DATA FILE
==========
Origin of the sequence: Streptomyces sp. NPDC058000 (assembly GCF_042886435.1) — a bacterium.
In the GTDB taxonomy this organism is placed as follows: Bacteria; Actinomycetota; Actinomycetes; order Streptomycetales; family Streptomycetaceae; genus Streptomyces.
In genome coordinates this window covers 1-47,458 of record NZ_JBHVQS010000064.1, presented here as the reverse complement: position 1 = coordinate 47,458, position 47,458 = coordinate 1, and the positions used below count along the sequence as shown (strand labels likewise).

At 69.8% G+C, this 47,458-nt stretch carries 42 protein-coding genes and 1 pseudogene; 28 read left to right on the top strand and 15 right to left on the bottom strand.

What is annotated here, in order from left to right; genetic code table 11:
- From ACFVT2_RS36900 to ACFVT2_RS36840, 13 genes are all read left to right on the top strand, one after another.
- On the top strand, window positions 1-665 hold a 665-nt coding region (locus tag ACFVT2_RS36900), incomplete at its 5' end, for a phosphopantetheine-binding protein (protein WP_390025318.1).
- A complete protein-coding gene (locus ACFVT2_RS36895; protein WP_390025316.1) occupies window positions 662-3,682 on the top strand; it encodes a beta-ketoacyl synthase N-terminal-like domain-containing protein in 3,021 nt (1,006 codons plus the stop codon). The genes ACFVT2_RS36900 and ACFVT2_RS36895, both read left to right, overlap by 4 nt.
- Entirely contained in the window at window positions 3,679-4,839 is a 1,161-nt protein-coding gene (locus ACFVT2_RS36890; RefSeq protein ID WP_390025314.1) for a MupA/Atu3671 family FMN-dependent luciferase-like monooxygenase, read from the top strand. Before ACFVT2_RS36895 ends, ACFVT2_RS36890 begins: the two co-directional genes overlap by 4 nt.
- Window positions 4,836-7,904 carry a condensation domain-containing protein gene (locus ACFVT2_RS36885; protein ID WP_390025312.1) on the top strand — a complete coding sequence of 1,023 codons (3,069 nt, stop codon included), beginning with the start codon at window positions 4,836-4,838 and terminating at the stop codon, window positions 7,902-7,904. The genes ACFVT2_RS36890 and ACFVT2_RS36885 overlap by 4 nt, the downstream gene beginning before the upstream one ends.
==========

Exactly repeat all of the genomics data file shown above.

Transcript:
Origin of the sequence: Streptomyces sp. NPDC058000 (assembly GCF_042886435.1) — a bacterium.
In the GTDB taxonomy this organism is placed as follows: Bacteria; Actinomycetota; Actinomycetes; order Streptomycetales; family Streptomycetaceae; genus Streptomyces.
In genome coordinates this window covers 1-47,458 of record NZ_JBHVQS010000064.1, presented here as the reverse complement: position 1 = coordinate 47,458, position 47,458 = coordinate 1, and the positions used below count along the sequence as shown (strand labels likewise).

At 69.8% G+C, this 47,458-nt stretch carries 42 protein-coding genes and 1 pseudogene; 28 read left to right on the top strand and 15 right to left on the bottom strand.

What is annotated here, in order from left to right; genetic code table 11:
- From ACFVT2_RS36900 to ACFVT2_RS36840, 13 genes are all read left to right on the top strand, one after another.
- On the top strand, window positions 1-665 hold a 665-nt coding region (locus tag ACFVT2_RS36900), incomplete at its 5' end, for a phosphopantetheine-binding protein (protein WP_390025318.1).
- A complete protein-coding gene (locus ACFVT2_RS36895; protein WP_390025316.1) occupies window positions 662-3,682 on the top strand; it encodes a beta-ketoacyl synthase N-terminal-like domain-containing protein in 3,021 nt (1,006 codons plus the stop codon). The genes ACFVT2_RS36900 and ACFVT2_RS36895, both read left to right, overlap by 4 nt.
- Entirely contained in the window at window positions 3,679-4,839 is a 1,161-nt protein-coding gene (locus ACFVT2_RS36890; RefSeq protein ID WP_390025314.1) for a MupA/Atu3671 family FMN-dependent luciferase-like monooxygenase, read from the top strand. Before ACFVT2_RS36895 ends, ACFVT2_RS36890 begins: the two co-directional genes overlap by 4 nt.
- Window positions 4,836-7,904 carry a condensation domain-containing protein gene (locus ACFVT2_RS36885; protein ID WP_390025312.1) on the top strand — a complete coding sequence of 1,023 codons (3,069 nt, stop codon included), beginning with the start codon at window positions 4,836-4,838 and terminating at the stop codon, window positions 7,902-7,904. The genes ACFVT2_RS36890 and ACFVT2_RS36885 overlap by 4 nt, the downstream gene beginning before the upstream one ends.